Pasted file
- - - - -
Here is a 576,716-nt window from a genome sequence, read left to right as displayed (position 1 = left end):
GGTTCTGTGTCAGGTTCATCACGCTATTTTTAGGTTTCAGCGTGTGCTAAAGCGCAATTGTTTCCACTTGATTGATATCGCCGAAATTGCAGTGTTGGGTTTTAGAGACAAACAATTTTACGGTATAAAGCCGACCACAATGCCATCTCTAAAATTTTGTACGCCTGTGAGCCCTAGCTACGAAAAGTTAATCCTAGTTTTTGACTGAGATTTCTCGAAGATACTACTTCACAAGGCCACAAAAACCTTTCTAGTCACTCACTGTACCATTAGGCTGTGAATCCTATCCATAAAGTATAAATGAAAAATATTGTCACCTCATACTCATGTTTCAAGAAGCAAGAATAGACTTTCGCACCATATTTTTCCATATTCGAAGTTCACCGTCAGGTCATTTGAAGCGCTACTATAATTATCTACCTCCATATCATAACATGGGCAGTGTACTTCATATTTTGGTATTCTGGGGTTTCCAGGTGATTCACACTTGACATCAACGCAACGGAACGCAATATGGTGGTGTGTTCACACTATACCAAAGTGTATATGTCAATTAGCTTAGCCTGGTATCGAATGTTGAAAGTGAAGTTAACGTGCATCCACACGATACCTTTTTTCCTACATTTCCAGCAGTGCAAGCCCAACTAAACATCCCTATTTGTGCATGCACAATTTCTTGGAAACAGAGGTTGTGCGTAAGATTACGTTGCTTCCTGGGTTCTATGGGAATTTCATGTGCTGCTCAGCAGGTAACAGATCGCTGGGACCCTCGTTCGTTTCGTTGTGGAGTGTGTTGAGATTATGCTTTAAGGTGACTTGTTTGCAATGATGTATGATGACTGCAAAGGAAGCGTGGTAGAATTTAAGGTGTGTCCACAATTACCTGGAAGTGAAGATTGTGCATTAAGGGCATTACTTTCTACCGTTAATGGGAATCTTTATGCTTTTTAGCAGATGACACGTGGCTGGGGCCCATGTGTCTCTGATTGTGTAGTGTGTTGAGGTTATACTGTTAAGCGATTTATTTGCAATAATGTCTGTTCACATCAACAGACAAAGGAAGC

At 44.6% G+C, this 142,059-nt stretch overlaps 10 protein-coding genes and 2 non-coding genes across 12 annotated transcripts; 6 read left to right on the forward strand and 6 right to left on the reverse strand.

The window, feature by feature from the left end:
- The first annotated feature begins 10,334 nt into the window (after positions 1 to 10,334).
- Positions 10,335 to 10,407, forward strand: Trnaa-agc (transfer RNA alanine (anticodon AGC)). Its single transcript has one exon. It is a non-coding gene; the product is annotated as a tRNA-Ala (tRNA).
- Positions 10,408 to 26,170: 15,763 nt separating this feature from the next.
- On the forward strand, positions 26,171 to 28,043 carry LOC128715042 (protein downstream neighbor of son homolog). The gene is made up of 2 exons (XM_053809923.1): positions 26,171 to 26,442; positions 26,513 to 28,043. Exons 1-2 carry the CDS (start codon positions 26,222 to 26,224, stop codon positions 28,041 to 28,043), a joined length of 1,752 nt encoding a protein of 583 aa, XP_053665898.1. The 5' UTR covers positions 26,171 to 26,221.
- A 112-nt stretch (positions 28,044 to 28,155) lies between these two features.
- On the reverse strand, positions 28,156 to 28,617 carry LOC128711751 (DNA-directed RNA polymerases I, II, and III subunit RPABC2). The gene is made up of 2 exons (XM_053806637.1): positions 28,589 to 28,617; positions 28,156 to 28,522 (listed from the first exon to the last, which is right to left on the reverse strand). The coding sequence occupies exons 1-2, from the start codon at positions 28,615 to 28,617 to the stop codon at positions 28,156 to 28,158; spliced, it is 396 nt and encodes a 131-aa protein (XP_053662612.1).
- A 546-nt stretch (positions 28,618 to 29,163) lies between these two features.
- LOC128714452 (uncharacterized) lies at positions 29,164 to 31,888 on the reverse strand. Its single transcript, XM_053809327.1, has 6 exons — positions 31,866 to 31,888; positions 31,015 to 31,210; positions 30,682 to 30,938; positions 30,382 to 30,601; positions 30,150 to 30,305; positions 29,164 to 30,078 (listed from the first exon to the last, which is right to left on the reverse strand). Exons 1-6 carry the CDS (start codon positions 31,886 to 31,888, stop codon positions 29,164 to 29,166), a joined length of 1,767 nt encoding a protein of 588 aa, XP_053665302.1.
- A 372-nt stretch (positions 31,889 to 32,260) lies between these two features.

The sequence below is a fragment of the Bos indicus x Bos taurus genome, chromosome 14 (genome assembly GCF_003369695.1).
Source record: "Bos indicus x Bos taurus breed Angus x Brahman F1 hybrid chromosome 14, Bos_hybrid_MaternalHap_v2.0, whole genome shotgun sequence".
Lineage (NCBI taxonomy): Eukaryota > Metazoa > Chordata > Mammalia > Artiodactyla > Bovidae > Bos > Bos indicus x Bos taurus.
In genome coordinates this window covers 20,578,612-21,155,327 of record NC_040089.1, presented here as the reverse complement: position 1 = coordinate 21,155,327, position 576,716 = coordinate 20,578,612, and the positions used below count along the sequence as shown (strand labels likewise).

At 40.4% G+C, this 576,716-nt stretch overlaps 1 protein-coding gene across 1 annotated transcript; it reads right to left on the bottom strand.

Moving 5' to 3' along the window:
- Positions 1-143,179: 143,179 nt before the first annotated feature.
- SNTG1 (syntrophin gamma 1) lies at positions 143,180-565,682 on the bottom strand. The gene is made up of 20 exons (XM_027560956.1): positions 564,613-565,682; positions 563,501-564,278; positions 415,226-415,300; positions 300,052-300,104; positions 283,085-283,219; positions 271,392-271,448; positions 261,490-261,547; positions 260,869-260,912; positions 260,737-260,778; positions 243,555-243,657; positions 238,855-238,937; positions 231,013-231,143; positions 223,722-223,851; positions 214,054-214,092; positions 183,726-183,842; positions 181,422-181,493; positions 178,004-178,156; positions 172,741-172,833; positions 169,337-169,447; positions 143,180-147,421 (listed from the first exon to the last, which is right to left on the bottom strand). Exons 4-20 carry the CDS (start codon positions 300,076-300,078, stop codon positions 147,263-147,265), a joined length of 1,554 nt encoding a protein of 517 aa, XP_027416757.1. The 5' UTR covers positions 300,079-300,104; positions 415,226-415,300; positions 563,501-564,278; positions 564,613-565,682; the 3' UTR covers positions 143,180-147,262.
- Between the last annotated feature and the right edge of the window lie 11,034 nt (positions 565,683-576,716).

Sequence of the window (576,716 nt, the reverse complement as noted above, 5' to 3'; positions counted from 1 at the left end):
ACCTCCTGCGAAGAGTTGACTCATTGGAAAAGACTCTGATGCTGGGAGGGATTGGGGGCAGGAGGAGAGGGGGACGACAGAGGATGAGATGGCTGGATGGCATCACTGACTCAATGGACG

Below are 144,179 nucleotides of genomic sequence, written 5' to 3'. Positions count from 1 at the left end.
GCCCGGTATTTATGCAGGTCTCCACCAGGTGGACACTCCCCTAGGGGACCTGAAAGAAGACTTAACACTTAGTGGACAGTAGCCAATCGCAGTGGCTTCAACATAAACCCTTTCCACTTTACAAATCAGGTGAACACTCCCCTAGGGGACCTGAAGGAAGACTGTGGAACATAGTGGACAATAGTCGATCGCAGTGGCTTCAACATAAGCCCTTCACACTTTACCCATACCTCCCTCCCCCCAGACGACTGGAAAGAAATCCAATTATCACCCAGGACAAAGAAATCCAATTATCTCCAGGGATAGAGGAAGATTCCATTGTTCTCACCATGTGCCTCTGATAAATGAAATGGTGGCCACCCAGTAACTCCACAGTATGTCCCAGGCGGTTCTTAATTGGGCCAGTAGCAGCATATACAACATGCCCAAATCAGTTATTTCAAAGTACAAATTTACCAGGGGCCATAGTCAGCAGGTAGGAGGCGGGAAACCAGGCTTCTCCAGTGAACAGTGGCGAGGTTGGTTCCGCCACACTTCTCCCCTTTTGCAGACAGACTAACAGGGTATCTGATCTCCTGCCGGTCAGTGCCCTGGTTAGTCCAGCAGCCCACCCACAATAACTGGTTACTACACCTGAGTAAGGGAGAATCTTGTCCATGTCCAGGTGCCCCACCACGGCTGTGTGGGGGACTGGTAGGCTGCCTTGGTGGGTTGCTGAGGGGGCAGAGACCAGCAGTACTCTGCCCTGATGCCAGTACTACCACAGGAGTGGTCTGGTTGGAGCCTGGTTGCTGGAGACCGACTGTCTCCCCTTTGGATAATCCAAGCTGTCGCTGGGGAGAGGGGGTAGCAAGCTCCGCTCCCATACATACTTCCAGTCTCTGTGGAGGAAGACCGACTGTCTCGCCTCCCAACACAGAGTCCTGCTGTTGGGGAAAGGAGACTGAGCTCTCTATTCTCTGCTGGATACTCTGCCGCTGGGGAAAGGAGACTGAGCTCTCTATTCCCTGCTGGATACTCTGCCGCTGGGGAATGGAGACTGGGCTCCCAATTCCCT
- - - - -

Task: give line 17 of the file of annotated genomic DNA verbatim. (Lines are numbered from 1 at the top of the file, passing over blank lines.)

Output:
In genome coordinates this window covers 20,578,612-21,155,327 of record NC_040089.1, presented here as the reverse complement: position 1 = coordinate 21,155,327, position 576,716 = coordinate 20,578,612, and the positions used below count along the sequence as shown (strand labels likewise).